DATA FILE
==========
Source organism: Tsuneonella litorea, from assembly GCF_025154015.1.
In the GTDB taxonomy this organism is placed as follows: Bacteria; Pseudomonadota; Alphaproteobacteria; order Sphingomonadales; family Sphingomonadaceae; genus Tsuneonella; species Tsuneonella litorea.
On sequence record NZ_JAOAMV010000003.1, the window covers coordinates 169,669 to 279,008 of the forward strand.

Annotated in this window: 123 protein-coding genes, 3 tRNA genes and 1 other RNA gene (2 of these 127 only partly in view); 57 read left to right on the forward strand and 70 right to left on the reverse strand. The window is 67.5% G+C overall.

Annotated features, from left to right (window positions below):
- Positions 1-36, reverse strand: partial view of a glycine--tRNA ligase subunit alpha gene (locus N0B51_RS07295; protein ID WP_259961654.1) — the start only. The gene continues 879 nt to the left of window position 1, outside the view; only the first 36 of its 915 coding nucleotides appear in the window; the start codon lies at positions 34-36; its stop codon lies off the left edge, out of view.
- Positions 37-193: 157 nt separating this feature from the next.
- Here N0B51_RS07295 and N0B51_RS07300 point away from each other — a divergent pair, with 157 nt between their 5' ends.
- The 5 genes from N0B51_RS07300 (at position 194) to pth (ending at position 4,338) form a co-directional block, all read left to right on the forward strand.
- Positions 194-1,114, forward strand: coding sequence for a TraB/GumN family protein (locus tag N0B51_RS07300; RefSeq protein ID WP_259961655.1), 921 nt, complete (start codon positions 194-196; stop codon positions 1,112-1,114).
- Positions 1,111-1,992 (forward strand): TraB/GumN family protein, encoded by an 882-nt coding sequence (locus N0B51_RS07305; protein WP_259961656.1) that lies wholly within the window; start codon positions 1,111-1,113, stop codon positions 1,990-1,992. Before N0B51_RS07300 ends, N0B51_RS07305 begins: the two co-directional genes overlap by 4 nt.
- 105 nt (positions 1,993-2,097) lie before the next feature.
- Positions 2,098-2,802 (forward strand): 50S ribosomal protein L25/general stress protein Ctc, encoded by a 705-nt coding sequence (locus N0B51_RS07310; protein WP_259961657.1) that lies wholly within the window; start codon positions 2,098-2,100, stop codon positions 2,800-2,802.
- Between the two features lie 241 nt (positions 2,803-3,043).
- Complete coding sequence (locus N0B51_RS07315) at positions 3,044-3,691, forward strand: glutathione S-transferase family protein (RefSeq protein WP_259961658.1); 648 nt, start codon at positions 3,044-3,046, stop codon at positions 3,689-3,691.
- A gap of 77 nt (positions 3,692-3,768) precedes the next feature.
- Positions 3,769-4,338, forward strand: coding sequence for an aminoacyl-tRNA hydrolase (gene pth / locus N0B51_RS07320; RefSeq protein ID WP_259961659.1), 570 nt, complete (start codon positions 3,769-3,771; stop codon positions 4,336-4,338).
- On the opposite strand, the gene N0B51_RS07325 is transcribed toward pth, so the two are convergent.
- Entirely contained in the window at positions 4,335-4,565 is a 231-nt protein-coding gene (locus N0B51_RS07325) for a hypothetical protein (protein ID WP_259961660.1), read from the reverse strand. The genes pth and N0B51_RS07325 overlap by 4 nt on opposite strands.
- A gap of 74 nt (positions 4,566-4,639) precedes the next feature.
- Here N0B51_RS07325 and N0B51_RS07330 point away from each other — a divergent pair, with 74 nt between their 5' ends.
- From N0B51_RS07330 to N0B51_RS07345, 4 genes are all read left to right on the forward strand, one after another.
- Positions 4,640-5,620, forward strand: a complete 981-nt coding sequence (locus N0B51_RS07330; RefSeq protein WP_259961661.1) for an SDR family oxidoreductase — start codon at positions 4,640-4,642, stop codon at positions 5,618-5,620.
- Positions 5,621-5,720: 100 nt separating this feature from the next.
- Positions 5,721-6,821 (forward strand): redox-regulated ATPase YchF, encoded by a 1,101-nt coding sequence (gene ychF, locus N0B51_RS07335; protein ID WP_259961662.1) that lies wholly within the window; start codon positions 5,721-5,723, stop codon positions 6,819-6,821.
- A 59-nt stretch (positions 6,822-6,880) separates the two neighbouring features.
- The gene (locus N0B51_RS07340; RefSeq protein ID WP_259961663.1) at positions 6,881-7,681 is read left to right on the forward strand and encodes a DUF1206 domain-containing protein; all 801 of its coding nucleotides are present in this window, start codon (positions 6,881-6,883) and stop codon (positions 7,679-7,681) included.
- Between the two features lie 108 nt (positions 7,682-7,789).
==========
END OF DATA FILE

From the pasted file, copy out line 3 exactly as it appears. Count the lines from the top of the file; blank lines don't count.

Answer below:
On sequence record NZ_JAOAMV010000003.1, the window covers coordinates 169,669 to 279,008 of the forward strand.